When we ski, we cant just look at the x-axis...becuase at the point our speed in the X direction is 0, our skis are in the fall-line, and our speed in Y-direction is now at its maximum...and correspondingly our kinetic energy is staying constant, its not getting transferred into potential as you believe....at least not 100% kentic to 100% potential like a trampoline. Some energy is lost to bend the ski, it has to...but it comes back...so where is the net gain you claim?
I was hoping to make things simple by focusing on the x-axis. If we can increase speed in either component, then we can increase speed overall. With discussions around ski rebound, I wanted to focus on the x-axis because that's where most of it happens. There's no need to bring in the Y-axis into the discussion. I know its not 100% transfer...doesn't need to be.
As for we can "push" to create tigher turns?
We resist forces with our legs...that is about it. Try standing on a bathroom scale - lets say you weight 200lbs...can you push with your legs so the scale reads 220lbs? No.
semantics. That's why I said "push" in quotes. I'm talking about resisting forces. It feels like a push with your legs. And btw, you can make the scale temporarily read higher than your weight if you pushed off it.
Have you expained my old school mountain bike riddle yet?
A bike turns with combination of tipping and the front wheel being able to steer...it's very different from a ski. In any case, you could get chucked anywhere in the turn depending on what you did wrong. Not sure where you're going with it, but I think it just adds complexity to the discussion as we have to take into account complicated bike mechanics as well.
Oh I still believe it. I just meant I argued it in a thread one time only (once). Keep guessing.
Zenny, I'm confused...I thought you're arguing that you don't believe you can accelerate out of a turn. But you're asking why a person might put their COM behind their BOS to generate more speed?
There is nothing like acceleration only in the X direction. The acceleration from the skis is perpendicular to the the skis. Some of the energy is released in the negative x direction (good) and some in the negative y direction (bad). If you release completely in the fall line you are going straight down.
I know...I'm not talking about accelerating only in the x-direction...I'm talking about looking only at the x component of the acceleration force.
ok lets try the turn phases and power inputs/outputs....still somewhat simplified because listing everything would be incredibly complicated.
Before we begin though, I just want to make sure everyone understands exactly what centripetal force is (I know at least Jamt does), but in case you missed out on HS physics class. Centripetal force is a force that acts perpendicular to the direction of travel, always inwards towards the center of a circle. Think earth going around the sun...the sun's gravity is the centripetal force that's always towards the sun. The earth orbits but never falls in because the earth has momentum, even though the force is always directly in the direction towards the sun. It is a force that turns us without slowing us down or speeding us up in a turn.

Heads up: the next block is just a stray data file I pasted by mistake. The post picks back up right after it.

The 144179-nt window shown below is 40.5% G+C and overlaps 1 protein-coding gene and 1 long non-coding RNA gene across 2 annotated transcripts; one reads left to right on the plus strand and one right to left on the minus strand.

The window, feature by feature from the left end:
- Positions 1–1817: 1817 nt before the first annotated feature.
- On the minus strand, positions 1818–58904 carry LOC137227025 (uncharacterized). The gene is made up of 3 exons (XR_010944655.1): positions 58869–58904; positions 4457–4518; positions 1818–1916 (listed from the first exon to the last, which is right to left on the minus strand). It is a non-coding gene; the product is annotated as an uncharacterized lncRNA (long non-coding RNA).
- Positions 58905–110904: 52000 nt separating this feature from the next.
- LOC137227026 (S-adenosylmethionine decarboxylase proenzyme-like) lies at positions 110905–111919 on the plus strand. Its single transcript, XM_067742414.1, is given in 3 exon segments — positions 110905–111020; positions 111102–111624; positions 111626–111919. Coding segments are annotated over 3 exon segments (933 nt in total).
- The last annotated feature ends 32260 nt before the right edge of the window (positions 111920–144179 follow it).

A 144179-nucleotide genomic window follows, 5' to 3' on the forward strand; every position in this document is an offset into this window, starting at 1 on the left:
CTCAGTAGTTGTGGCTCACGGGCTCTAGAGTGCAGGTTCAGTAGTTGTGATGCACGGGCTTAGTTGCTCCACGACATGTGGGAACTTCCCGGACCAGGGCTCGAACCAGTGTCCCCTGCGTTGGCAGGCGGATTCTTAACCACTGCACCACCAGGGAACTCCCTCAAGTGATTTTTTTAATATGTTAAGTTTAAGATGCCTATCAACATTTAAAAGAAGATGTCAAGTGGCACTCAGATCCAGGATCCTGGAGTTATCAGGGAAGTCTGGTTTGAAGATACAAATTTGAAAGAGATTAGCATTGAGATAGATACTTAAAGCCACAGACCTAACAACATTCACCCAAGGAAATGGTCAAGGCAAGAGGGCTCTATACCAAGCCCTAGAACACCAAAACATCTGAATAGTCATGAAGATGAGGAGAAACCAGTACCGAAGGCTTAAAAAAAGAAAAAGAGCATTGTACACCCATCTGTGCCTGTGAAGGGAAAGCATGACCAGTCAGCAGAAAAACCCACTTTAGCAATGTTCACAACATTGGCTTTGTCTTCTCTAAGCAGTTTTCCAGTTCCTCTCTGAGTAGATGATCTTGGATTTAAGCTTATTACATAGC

- phase 1 - transition to right before fall line: movements: legs extend to cause divergence of COM and skis. The COM is also pushed in a direction down the fall line as well (upside down position). power inputs: leg muscles, gravity. power output: skis dig into snow and centripetal force is created to turn the skis. Skis start bending as a result. Gravity contributes to some speed increase and helping accelerate the COM down the hill.
- phase 2 - fall line: movements: drop COM inside of turn to stay balanced against forces generated as a result of the turn. power input: leg muscles, gravity. power output: skis against snow creates centripetal forces to turn the ski/skier. Skis reach max bend as a result. Gravity has most effect on forward momentum of skis and skier.
- phase 3 - after fall line to transition: movements: legs relax to allow convergence of COM and skis. The retraction move isn't really a muscle move...it's the result of allowing the convergence of COM and ski to happen as the COM passes over the BOS. Power inputs: gravity, ski rebound. Power output: Skis still on edge creates centripetal force that keeps the ski turning. Meanwhile, the leg muscles have relaxed so the centripetal force acting on the COM goes away. This allows the COM to exit the old turn and enter the new turn. However! there's the case of the ski rebound. It is in the direction of the centripetal force (perpendicular to direction of travel). This force can be used to help the skis finish the turn while the COM starts moving into the new turn.
What's funny is after this exercise, it's even more clear that the direction of the rebound force being perpendicular to the ski is actually exactly what we need. We need it to be a centripetal force so that it can continue turning the skis even after we have reduced the centripetal force created by the leg muscles. It doesn't actually matter where in the turn this release happens..even if it's across the hill. Additionally, it actually doesn't matter if this force is released quickly or slowly because it generally adds on to the centripetal force to turn the ski after the leg muscles have stopped pushing the skis against the snow.
So why is it faster? cause it allows us to project the COM into the new turn slightly earlier than we would be able to otherwise. I don't need to wait the extra split second for the skis to finish its turn before projecting my COM..I can start projecting the COM and let the rebound of the ski help create the centripetal force to finish the ski's turn.
So I'm moving away from how much it speeds up the ski...rather it helps turn the ski and allows convergence to be quicker. The end result is faster!